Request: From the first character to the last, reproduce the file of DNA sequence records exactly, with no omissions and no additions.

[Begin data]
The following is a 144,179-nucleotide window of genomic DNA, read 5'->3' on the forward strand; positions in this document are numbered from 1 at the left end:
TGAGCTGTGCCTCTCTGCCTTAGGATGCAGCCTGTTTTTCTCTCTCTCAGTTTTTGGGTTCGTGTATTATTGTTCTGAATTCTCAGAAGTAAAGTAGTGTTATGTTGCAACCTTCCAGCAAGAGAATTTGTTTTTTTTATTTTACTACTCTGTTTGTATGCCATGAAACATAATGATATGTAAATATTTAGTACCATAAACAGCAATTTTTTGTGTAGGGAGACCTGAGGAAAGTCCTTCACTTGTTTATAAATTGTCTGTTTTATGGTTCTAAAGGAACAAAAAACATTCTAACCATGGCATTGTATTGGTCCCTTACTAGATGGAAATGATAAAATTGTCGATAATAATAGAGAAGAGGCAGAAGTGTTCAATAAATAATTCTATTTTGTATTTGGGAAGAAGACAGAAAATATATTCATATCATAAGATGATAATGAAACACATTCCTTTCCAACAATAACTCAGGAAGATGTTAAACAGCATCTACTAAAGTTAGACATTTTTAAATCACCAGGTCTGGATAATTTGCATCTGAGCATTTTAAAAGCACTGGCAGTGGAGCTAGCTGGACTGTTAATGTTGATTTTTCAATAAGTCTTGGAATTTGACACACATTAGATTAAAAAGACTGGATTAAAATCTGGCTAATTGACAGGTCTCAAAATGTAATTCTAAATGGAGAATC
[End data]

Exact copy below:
The following is a 144,179-nucleotide window of genomic DNA, read 5'->3' on the forward strand; positions in this document are numbered from 1 at the left end:
TGAGCTGTGCCTCTCTGCCTTAGGATGCAGCCTGTTTTTCTCTCTCTCAGTTTTTGGGTTCGTGTATTATTGTTCTGAATTCTCAGAAGTAAAGTAGTGTTATGTTGCAACCTTCCAGCAAGAGAATTTGTTTTTTTTATTTTACTACTCTGTTTGTATGCCATGAAACATAATGATATGTAAATATTTAGTACCATAAACAGCAATTTTTTGTGTAGGGAGACCTGAGGAAAGTCCTTCACTTGTTTATAAATTGTCTGTTTTATGGTTCTAAAGGAACAAAAAACATTCTAACCATGGCATTGTATTGGTCCCTTACTAGATGGAAATGATAAAATTGTCGATAATAATAGAGAAGAGGCAGAAGTGTTCAATAAATAATTCTATTTTGTATTTGGGAAGAAGACAGAAAATATATTCATATCATAAGATGATAATGAAACACATTCCTTTCCAACAATAACTCAGGAAGATGTTAAACAGCATCTACTAAAGTTAGACATTTTTAAATCACCAGGTCTGGATAATTTGCATCTGAGCATTTTAAAAGCACTGGCAGTGGAGCTAGCTGGACTGTTAATGTTGATTTTTCAATAAGTCTTGGAATTTGACACACATTAGATTAAAAAGACTGGATTAAAATCTGGCTAATTGACAGGTCTCAAAATGTAATTCTAAATGGAGAATC